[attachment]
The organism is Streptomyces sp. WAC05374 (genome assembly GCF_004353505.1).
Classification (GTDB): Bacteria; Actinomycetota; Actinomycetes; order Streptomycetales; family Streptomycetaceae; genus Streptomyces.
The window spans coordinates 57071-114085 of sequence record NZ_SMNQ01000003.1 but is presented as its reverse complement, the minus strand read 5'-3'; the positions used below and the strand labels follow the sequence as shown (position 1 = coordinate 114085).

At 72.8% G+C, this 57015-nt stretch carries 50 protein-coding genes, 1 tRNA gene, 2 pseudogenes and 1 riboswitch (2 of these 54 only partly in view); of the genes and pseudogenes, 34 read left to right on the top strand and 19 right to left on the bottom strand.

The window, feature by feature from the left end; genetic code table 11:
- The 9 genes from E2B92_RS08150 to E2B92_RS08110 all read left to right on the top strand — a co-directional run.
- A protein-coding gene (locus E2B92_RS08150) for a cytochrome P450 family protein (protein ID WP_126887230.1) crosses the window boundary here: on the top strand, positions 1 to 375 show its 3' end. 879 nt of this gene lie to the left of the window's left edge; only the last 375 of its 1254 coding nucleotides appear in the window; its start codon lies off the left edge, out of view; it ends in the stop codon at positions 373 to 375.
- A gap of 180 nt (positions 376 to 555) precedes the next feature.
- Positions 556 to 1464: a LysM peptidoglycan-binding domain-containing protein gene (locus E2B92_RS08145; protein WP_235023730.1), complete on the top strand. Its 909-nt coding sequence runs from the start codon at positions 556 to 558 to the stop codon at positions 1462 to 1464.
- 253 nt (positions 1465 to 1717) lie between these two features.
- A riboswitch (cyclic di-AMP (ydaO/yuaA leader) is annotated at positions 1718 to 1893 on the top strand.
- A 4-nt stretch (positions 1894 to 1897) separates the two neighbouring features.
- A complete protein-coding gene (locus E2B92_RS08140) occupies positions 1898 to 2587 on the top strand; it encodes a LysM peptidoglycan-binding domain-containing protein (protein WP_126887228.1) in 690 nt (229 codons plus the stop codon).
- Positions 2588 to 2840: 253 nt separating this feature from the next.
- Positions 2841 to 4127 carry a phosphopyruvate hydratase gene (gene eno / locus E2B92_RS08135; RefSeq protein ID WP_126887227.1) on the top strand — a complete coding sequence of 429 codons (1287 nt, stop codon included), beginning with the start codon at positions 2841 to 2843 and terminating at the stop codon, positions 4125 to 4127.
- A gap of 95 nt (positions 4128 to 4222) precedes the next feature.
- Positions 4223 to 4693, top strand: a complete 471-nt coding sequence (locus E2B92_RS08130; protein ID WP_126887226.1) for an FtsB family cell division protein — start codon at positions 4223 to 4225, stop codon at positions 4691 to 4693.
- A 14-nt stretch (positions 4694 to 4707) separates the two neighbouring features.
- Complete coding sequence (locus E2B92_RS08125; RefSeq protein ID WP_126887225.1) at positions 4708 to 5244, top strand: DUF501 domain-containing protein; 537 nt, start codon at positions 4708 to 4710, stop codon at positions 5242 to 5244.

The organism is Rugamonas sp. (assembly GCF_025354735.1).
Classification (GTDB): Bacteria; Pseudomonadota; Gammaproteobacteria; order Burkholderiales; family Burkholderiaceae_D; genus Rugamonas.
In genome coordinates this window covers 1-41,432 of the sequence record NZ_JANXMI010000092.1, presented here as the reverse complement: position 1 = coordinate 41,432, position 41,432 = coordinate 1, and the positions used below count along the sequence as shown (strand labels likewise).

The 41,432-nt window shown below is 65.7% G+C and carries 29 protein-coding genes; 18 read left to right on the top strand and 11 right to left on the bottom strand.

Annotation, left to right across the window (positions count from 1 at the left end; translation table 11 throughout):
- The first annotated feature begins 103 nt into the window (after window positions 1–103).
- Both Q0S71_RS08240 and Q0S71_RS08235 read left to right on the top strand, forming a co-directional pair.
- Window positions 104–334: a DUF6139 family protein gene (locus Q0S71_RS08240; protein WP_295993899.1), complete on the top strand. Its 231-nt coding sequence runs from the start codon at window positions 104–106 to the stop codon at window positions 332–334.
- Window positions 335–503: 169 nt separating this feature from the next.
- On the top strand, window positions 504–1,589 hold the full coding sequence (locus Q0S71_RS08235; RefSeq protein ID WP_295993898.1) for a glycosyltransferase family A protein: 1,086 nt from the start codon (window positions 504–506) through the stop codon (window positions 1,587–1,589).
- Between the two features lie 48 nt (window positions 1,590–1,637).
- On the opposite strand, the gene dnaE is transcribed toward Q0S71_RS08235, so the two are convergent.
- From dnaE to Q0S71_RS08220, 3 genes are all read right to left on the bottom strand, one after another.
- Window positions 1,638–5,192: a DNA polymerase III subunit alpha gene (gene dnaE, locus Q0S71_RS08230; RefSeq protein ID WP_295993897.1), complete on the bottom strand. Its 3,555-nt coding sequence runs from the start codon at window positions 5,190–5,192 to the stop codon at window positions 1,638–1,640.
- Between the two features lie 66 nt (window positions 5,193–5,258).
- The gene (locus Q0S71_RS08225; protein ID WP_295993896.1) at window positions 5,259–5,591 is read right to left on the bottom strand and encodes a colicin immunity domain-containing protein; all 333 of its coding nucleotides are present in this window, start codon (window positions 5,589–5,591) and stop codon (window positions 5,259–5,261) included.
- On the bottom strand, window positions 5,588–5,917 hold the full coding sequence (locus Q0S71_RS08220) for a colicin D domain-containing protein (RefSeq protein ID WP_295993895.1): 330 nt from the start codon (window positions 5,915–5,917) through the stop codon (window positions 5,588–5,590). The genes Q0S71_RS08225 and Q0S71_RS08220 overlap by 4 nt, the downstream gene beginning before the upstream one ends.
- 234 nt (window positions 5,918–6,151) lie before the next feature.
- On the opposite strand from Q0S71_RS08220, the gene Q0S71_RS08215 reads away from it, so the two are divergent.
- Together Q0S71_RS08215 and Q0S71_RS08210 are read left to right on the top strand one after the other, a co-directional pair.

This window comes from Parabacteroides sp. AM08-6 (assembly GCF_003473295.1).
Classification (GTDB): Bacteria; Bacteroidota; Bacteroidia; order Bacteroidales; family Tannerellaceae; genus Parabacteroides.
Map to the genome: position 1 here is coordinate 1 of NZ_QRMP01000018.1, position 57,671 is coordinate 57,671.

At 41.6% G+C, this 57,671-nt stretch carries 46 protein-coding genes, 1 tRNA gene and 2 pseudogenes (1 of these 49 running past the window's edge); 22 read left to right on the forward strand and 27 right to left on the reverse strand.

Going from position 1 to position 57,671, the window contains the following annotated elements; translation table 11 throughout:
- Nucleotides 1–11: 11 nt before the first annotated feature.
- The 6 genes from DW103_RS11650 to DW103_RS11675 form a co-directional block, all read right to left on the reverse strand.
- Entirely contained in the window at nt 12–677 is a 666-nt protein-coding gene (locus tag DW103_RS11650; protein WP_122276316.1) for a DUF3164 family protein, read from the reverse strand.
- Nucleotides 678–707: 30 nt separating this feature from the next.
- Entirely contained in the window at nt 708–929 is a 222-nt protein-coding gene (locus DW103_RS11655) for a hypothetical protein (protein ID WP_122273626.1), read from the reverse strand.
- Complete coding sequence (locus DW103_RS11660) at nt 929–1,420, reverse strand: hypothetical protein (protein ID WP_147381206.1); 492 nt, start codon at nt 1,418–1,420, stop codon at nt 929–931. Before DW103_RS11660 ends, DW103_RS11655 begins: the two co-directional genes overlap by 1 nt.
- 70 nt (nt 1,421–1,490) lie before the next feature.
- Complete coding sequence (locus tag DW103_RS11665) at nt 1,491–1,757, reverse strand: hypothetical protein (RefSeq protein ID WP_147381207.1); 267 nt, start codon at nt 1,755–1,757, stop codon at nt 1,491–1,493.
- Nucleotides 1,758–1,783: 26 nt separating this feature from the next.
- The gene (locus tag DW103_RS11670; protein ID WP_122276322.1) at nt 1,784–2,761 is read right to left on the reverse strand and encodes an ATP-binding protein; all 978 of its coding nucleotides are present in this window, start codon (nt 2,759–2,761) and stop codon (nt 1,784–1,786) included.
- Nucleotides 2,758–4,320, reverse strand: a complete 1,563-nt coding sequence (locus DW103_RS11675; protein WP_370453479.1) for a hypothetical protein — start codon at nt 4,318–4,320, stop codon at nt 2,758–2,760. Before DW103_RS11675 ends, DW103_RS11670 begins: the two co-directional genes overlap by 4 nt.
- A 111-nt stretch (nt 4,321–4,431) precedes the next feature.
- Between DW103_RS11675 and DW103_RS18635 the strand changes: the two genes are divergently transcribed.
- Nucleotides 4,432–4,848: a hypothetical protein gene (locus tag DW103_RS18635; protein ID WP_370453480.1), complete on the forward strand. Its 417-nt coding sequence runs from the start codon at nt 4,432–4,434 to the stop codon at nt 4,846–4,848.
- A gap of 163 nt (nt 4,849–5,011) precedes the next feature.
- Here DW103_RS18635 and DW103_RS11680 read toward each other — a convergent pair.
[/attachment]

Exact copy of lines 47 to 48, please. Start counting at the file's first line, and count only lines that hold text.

- Entirely contained in the window at nt 12–677 is a 666-nt protein-coding gene (locus tag DW103_RS11650; protein WP_122276316.1) for a DUF3164 family protein, read from the reverse strand.
- Nucleotides 678–707: 30 nt separating this feature from the next.